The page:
Asphalt Shingles on Roof

Your choice of roof material is one of the most important decisions you’ll make about your home. Not only is it a major expense, but it also has the significant job of protecting your family and your belongings. So, whether building a new house, re-roofing, or adding on, it’s imperative to get this choice right, and we can help. To make things easier, here’s a list of the most common roof materials, including their pros, cons, and relative cost.

Composition Shingles  (low cost)

Multi-colored Composite Asphalt Shingles

Composition shingles are used on homes all over the country and are one of the most popular roofing materials because of their affordability, durability, and ease of installation. The most common types of composite shingles used today are made from asphalt and fiberglass and have an average lifespan of 15 to 30 years; however, prices and lifespans vary depending on the grade of shingle.

They come in a wide range of colors and brands, so they can coordinate with the look of any home, and their flexible nature makes them simple to install on virtually any shape or pitch of roof. Additionally, they are low-maintenance, easy to repair, and typically offer Class A fire protection.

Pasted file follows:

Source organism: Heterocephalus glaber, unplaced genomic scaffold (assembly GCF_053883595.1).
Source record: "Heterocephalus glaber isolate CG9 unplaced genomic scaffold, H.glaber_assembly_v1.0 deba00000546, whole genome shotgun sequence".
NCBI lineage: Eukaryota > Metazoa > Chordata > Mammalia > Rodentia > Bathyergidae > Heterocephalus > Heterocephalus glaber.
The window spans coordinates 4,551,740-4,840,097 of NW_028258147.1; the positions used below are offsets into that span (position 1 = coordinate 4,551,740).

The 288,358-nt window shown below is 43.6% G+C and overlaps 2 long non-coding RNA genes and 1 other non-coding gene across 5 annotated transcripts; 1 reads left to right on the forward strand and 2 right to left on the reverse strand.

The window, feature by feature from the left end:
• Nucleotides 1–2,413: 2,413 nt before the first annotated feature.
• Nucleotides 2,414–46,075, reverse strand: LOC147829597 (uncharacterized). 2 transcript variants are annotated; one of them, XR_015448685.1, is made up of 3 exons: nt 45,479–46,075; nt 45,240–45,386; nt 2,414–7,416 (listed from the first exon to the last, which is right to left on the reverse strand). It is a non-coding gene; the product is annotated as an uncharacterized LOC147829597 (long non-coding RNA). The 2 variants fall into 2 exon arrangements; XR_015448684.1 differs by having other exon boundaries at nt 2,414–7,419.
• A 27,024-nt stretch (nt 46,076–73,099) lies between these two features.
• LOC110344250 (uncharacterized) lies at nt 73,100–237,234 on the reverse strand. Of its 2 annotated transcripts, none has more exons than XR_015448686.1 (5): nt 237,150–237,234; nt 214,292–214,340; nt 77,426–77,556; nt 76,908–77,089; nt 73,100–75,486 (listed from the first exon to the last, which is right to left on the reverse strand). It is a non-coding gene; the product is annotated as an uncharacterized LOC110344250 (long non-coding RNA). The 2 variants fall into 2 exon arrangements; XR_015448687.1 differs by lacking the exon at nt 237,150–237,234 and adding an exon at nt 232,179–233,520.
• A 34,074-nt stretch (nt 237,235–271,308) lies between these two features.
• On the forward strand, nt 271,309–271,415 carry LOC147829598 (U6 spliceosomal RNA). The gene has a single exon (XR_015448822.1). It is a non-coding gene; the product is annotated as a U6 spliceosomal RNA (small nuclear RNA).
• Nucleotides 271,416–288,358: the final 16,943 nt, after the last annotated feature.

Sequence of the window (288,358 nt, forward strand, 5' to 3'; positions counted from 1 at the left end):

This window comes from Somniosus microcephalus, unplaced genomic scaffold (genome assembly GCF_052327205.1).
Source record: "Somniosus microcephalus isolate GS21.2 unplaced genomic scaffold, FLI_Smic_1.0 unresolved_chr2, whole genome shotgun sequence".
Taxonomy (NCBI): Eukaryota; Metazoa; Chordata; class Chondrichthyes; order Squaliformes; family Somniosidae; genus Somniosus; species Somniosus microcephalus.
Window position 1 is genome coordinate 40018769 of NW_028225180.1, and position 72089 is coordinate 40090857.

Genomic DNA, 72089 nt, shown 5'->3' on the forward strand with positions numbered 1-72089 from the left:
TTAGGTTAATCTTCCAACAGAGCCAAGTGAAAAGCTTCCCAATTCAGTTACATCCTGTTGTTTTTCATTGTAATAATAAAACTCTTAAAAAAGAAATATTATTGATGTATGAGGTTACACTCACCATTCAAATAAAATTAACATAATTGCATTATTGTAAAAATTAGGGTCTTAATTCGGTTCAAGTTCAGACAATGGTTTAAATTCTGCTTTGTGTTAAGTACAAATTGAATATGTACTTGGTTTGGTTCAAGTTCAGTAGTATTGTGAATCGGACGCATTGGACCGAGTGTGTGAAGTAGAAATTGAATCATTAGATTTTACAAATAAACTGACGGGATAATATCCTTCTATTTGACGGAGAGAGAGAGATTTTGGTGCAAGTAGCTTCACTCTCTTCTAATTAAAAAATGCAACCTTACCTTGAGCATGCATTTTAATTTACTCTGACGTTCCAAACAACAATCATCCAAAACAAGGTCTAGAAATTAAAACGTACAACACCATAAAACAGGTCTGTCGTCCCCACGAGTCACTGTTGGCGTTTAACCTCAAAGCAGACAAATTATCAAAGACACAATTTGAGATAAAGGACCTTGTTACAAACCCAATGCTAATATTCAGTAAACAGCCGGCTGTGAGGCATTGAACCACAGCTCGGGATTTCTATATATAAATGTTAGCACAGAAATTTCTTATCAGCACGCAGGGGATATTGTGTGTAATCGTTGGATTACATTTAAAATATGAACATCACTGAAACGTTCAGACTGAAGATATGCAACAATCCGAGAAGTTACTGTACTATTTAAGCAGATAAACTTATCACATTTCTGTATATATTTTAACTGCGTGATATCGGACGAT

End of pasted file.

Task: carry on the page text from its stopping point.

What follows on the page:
On the downside, composite shingles can blow off during high winds and can be damaged from ice. Also, they do not offer as much insulation as some other materials and are the least eco-friendly of all shingles (especially those made with asphalt).

Recycled Synthetic Composite Shingles  (medium to high cost)

Synthetic Composite Shingles

To provide homeowners with a more attractive and eco-friendly option than traditional asphalt shingles, many companies are selling synthetic varities made with a combination of recycled materials, such as plastic, rubber, fiberglass and wood. Many resemble slate, clay, or cedar shakes and can last as long as 50 years with little upkeep. Synthetic shingles are tolerant of foot traffic, are relatively easy to install, and lightweight.

Because these types of shingles are relatively new on the market, some people question their longevity (or at least how they’ll look after 20+ years). Also, depending on the style and installation, some can cost nearly as much as premium materials like slate and clay.

Wood Shingles and Shakes  (medium to high cost)

Cedar Wood Shingles

Wood shingles and shakes are generally made of cedar, redwood, or southern pine and are primarily valued for the natural look and character they add to a home. Cedar is the most expensive of the available wood materials, but it is often preferred for its rot and decay resistance. Wood shingles offer some energy benefits as they insulate the attic, and the small openings under the rows allow air to circulate. The only major difference between shingles and shakes is their appearance; shingles are cut by machine and have a more uniform look whereas shakes are handmade and have a rougher appearance.

One of the disadvantages of wood shingles is many have no fire rating or only a class C, so it’s important to check with your local building codes before choosing this roofing material. That said, there are a few companies providing wood shingles that meet national fire safety standards as they are pressure treated with a fire retardant.